Going beyond the cost debate in SMSFs

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There is increasing debate in the industry around what minimum balance should be required in order to make an self-managed superannuation fund (SMSF) effective, writes Xpress Super chief executive Olivia Long.

In short, there is no minimum balance required for an SMSF to be an effective retirement savings vehicle. I know that's not the view of the Australian Prudential Regulation Authority-regulated funds, but I think it's fair to say they are hardly objective when it comes to this issue.

They argue that $500,000 should be the starting point. They also argue that potential trustees should be the font of all knowledge when it comes to investment and the regulatory environment. The concept of setting in stone qualifications for people wanting set up an SMSF has even been mooted.

As you would expect, I couldn't disagree more. My starting point is that cost is the wrong way to approach this issue. But even if you accept that the cost of running an SMSF should be the guiding principle, then the argument that advocates a $500,000 minimum simply can't be sustained.

Let's have a look at some numbers produced by actuarial firm Rice Warner. Taking a $100,000 balance, they estimated the average cost of running an industry fund, retail fund and SMSF at $936, $1,608 and $1,594, respectively.

So, an SMSF is competitive already with a retail fund.

Increase the balance to $250,000 and the industry fund costs $2,136, its retail counterpart is $4,540, while an SMSF is $1,750 – 18% cheaper than the industry fund and a whopping 61% cheaper than its retail equivalent.

At $500,000, the statistics are even more damning for the APRA funds, with the industry fund costing $4,136, retail at $8,940 and SMSF at just $1,999.

On these numbers, the figure of $500,000 is simply nonsensical – if you wanted a cut-off point based on cost, then clearly it should be $250,000 compared with an industry fund and just $100,000 for a retail fund. Some "expert" just thought of a number and doubled it!

But to my way of thinking, focussing on the cost of running a fund – important as it is – misses two critical elements to the debate. First, it often means there is a lack of analysis on the rate of return, surely a critical consideration for a long-term retirement savings vehicle.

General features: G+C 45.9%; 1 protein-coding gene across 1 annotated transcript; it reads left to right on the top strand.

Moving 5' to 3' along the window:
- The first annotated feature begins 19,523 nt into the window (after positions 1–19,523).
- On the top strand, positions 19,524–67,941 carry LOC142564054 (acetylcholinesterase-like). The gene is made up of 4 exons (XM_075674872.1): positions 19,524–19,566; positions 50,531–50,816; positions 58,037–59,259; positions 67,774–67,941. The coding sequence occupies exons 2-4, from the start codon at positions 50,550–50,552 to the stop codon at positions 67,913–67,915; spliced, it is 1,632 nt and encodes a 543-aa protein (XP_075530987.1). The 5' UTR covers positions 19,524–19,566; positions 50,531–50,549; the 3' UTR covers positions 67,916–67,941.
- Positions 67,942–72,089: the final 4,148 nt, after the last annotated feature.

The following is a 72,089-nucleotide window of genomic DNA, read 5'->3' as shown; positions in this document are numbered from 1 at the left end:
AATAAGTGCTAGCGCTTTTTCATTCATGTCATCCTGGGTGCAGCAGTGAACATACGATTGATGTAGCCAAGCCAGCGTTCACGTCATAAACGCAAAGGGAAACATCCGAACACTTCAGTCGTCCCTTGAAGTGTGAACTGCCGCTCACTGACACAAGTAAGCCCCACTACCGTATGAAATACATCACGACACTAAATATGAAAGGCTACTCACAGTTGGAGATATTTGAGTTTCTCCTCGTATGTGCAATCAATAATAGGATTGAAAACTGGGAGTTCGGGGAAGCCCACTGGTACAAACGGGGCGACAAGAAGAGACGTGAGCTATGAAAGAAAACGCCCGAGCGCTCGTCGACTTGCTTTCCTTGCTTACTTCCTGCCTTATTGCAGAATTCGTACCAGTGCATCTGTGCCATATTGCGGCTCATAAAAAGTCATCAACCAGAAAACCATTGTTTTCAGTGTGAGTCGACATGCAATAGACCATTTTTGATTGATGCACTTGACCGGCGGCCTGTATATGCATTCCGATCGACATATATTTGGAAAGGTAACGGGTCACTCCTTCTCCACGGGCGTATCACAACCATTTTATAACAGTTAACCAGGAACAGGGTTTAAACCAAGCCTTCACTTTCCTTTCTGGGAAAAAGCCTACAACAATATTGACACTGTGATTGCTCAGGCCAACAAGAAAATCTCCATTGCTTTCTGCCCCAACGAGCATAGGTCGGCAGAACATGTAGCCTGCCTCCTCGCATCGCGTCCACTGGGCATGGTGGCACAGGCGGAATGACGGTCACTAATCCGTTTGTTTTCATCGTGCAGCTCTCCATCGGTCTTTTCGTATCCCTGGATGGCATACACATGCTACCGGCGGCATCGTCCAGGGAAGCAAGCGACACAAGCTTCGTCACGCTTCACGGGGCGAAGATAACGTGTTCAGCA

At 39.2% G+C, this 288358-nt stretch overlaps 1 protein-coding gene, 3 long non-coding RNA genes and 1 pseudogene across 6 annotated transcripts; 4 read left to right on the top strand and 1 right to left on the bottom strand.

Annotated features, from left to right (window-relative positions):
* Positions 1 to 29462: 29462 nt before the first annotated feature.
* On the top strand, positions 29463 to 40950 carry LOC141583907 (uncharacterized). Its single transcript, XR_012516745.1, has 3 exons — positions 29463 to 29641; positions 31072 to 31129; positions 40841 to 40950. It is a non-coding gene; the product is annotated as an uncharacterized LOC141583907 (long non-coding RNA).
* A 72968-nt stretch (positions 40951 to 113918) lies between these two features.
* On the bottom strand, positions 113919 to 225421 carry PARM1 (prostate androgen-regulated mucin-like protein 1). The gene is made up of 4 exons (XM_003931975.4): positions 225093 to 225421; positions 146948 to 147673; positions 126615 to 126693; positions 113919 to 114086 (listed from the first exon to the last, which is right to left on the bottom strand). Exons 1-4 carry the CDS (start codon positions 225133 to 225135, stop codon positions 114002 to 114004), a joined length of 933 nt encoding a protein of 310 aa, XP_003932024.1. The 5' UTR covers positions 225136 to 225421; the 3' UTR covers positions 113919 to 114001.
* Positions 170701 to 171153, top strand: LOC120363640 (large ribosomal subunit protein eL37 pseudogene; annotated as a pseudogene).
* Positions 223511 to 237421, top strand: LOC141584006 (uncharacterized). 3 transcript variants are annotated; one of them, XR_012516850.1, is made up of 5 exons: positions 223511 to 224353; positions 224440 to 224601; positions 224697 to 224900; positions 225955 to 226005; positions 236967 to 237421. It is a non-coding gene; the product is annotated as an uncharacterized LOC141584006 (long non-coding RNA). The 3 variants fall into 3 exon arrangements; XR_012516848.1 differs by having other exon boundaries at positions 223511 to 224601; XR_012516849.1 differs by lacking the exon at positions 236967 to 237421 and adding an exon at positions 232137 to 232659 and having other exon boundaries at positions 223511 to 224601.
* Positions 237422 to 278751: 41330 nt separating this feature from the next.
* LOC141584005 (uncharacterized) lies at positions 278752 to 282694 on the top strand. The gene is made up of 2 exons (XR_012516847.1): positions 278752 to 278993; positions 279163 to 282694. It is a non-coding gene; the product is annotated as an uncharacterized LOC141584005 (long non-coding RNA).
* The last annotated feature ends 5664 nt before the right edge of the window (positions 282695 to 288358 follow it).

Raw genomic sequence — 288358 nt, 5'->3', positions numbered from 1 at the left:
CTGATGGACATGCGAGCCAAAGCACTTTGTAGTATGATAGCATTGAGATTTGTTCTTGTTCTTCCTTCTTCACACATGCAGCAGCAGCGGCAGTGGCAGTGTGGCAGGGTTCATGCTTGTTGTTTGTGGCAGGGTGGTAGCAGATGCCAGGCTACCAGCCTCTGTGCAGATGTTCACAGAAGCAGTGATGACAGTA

After all, if a fund's rate of return is not important, why do our industry and retail counterparts trumpet their good years and give a good imitation of a Trappist monk in the bad years?

On the basis of return, SMSFs are competitive with the industry and retail funds. Over the past decade, retail funds have delivered, on average, 3.4%. I am quite certain many SMSF trustees have outperformed that average return.

Second, it tells those people - often younger people - that they don't have the skill set or knowledge to take control of their own retirement savings. Surely in today's society we should be encouraging people who want to take responsibility for their retirement to do so.

Provided these people do their homework and have a full understanding of what's involved in running an SMSF, then there is no reason to set an arbitrary limit to warn them off.

But don't just take my word for it. In 2010, the Cooper Review, which took the last definitive look at our superannuation system, reached the same conclusion.

Article first published by Morningstar.
  • Concerned on 16/01/2014 2:41:01 PM

    I keep saying that an SMSF is set up for other reasons than the balance. What does the client want .... control for one. Why can't a fund be setup for any figure. It is beyond belief that if a person wants a SMSF they can't have it because the industry says so.

  • Louise on 16/01/2014 2:51:49 PM

    Where do these figures come from?!
    The retail fund and the industry fund costs would also take into account investment management costs (ICR's) as well as the trustee costs.
    The SMSF running costs would only take into account accountancy costs and I have seen many accountants charge much more than this. The SMSF costs you quote don't take into account investment management costs for fund managers, potential brokerage fees, or if owning direct property the associated costs with this type of investment.
    And lets not forget that so many clients get put into these structures don't understand the ongoing requirements, and as trustees they are ultimately liable for the day to day running of the SMSF and ensuring it is compliant.